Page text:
Calls for ‘360 degree walk’ along Limerick’s riverfront

Nick Rabbitts

Reporter:

Nick Rabbitts

Cllr Elenora Hogan, who wants an extension of the boardwalk to King John’s Castle

Cllr Elenora Hogan, who wants an extension of the boardwalk to King John’s Castle

LIMERICK city's boardwalk on the southern bank of the Shannon should be extended from Arthur’s Quay Park to King John’s Castle.

That’s according to Fine Gael councillor Elenora Hogan, who has lodged a notice of motion to discuss the matter at this month's metropolitan district meeting.

Cllr Hogan, a businesswoman in William Street, believes many people are frustrated at being met with a locked gate beside Sarsfield House not allowing them to complete their riverside walk to King John’s Castle.

“The three bridges walk has become very popular,” she said, in reference to the route between Thomond Bridge, Sarsfield Bridge and the Shannon Bridge.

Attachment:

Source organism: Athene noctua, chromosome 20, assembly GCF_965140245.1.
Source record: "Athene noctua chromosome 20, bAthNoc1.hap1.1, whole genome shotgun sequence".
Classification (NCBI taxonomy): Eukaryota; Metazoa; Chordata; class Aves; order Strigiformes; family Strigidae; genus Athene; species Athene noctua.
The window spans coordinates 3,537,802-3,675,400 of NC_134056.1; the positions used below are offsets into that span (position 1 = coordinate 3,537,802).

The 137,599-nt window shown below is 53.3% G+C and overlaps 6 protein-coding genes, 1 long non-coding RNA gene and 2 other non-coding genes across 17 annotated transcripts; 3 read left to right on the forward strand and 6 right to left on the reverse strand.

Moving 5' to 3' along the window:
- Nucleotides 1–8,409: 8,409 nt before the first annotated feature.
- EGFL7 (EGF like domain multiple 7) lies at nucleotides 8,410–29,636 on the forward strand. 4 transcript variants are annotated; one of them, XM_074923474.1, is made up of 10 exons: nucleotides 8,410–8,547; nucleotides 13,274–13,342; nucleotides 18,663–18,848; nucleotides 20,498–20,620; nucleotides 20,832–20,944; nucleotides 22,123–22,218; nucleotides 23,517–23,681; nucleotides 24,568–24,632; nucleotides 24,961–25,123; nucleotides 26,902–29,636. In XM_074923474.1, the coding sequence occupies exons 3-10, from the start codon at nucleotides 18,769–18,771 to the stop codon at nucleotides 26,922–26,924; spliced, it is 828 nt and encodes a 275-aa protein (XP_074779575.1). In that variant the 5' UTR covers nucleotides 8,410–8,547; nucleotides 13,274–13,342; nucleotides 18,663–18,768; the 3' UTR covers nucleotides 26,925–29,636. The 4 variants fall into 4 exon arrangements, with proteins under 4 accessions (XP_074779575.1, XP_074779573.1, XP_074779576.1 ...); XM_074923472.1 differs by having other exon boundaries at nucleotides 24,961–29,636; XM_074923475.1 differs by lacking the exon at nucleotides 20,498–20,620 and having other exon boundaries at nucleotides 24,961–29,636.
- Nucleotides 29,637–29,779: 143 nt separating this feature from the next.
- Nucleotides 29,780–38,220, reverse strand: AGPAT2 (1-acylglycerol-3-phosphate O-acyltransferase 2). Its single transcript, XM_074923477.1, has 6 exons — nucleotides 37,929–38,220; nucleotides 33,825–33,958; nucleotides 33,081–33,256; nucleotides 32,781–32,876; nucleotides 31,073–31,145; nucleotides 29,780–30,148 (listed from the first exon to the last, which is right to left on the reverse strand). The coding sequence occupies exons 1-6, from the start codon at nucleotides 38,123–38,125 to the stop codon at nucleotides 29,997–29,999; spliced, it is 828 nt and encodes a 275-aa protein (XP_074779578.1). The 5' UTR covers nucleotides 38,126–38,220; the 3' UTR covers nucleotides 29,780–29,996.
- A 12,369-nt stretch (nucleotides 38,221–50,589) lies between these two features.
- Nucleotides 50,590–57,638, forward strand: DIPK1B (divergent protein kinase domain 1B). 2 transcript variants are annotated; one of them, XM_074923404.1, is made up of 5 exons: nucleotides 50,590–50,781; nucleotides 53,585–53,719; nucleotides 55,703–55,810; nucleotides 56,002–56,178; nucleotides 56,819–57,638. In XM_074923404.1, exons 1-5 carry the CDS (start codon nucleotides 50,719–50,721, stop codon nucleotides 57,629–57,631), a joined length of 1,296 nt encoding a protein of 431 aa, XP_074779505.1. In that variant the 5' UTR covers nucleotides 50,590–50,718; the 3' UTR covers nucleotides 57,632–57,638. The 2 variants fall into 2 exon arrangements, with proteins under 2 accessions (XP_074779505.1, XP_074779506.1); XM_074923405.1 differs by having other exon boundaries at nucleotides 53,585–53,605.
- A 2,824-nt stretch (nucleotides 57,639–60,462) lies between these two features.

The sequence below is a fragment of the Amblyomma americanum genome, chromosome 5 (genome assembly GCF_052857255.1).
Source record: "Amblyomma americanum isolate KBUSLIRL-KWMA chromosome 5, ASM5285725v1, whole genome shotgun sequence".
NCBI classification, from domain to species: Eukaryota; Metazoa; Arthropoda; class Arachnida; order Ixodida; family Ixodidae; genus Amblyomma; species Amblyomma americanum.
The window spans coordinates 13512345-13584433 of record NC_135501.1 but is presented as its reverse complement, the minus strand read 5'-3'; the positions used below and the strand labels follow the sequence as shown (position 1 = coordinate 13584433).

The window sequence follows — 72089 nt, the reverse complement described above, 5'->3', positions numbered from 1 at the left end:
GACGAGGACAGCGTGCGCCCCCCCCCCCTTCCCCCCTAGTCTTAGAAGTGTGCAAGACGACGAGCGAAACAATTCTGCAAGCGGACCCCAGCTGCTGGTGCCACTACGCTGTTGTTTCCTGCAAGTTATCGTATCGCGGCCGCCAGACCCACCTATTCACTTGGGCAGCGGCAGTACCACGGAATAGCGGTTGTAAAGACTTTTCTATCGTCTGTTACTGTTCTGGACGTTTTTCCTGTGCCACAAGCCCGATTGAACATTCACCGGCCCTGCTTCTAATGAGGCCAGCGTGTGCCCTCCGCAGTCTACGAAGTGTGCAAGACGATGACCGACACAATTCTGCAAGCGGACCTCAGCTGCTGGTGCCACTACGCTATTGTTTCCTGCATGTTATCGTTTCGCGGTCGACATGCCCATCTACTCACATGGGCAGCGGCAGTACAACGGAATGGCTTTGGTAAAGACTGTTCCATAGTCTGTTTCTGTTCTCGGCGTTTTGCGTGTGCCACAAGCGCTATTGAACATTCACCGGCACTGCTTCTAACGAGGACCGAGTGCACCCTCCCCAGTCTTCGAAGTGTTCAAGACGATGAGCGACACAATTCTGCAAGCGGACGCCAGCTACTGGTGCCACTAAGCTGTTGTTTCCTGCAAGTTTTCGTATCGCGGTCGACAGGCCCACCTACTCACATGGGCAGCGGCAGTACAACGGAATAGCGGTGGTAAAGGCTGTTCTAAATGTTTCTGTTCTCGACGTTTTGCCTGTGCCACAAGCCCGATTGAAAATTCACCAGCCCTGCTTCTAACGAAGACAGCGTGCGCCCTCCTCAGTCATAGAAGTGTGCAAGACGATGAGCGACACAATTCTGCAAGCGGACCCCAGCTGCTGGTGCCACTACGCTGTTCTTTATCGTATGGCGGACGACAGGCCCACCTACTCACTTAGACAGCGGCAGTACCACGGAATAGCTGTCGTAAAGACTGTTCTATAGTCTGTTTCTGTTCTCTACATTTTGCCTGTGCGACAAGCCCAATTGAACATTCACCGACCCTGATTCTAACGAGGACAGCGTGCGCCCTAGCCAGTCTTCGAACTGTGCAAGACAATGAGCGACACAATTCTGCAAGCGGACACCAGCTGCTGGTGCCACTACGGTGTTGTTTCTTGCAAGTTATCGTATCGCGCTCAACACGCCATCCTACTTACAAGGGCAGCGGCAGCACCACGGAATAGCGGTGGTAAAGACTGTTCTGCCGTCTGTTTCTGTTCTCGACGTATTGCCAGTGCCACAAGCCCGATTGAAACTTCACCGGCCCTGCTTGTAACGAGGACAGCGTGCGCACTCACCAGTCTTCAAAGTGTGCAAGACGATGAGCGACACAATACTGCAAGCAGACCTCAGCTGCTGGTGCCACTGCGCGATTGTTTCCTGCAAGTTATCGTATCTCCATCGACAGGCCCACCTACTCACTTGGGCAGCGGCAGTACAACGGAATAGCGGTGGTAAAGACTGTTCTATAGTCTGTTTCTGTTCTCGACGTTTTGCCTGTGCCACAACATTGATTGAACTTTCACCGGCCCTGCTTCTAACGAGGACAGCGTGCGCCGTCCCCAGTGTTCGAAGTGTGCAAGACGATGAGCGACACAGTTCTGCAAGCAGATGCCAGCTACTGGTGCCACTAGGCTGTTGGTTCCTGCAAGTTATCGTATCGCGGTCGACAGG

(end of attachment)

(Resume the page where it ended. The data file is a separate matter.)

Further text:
“And there is a lot of frustration at the fact the gates are locked at the Arthur’s Quay end of the walk. They seem to be locked at weekends, and at certain times in the evening, and people become angry they have to go back along the road.”

However, An Taisce Limerick has said instead of spending millions of euro building a new boardwalk along the river, the existing pathway past Sarsfield House, over Sylvester O’Halloran bridge, and through the Potato Market could be utilised.

“Why does it need a costly boardwalk,” the heritage group asked in a tweet. “The route is already there. For a fraction of the cost, this could be made into an attractive walking and cycle way.”

For her part, Cllr Hogan believes a boardwalk would prove more viable, as the council does not own the land between the park and the Potato Market.

Limerick Leader columnist Nigel Dugdale believes a well-signposted, “360 degree walk” around the river should be put in place before any improvements are mooted.

“We are not telling people how they can walk the river. We are not signposting it correctly. When you do walk it, there are points closed.

"Imagine you’re an American or French tourist wanting to do a riverside walk? You get to a point and you don’t know where the heck you are, and you feel threatened. It’s not right,” he told the Limerick Leader.